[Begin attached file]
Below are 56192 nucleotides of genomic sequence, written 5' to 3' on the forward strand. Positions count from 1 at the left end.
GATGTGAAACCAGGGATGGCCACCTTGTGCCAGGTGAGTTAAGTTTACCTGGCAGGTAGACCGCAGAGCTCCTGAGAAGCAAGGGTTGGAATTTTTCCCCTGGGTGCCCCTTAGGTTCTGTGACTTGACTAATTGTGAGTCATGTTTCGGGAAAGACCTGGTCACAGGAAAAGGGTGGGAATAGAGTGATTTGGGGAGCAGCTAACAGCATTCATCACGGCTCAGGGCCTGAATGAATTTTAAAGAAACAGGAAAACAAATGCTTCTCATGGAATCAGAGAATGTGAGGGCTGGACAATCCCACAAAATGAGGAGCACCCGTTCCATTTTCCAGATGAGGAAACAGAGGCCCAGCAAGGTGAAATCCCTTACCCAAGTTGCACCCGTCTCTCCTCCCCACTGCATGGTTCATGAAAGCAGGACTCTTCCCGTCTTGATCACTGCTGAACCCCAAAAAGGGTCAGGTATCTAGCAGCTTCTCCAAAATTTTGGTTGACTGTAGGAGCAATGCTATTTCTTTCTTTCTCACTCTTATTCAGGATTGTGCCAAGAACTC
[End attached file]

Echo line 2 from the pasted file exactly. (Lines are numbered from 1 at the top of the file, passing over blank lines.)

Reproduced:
GATGTGAAACCAGGGATGGCCACCTTGTGCCAGGTGAGTTAAGTTTACCTGGCAGGTAGACCGCAGAGCTCCTGAGAAGCAAGGGTTGGAATTTTTCCCCTGGGTGCCCCTTAGGTTCTGTGACTTGACTAATTGTGAGTCATGTTTCGGGAAAGACCTGGTCACAGGAAAAGGGTGGGAATAGAGTGATTTGGGGAGCAGCTAACAGCATTCATCACGGCTCAGGGCCTGAATGAATTTTAAAGAAACAGGAAAACAAATGCTTCTCATGGAATCAGAGAATGTGAGGGCTGGACAATCCCACAAAATGAGGAGCACCCGTTCCATTTTCCAGATGAGGAAACAGAGGCCCAGCAAGGTGAAATCCCTTACCCAAGTTGCACCCGTCTCTCCTCCCCACTGCATGGTTCATGAAAGCAGGACTCTTCCCGTCTTGATCACTGCTGAACCCCAAAAAGGGTCAGGTATCTAGCAGCTTCTCCAAAATTTTGGTTGACTGTAGGAGCAATGCTATTTCTTTCTTTCTCACTCTTATTCAGGATTGTGCCAAGAACTC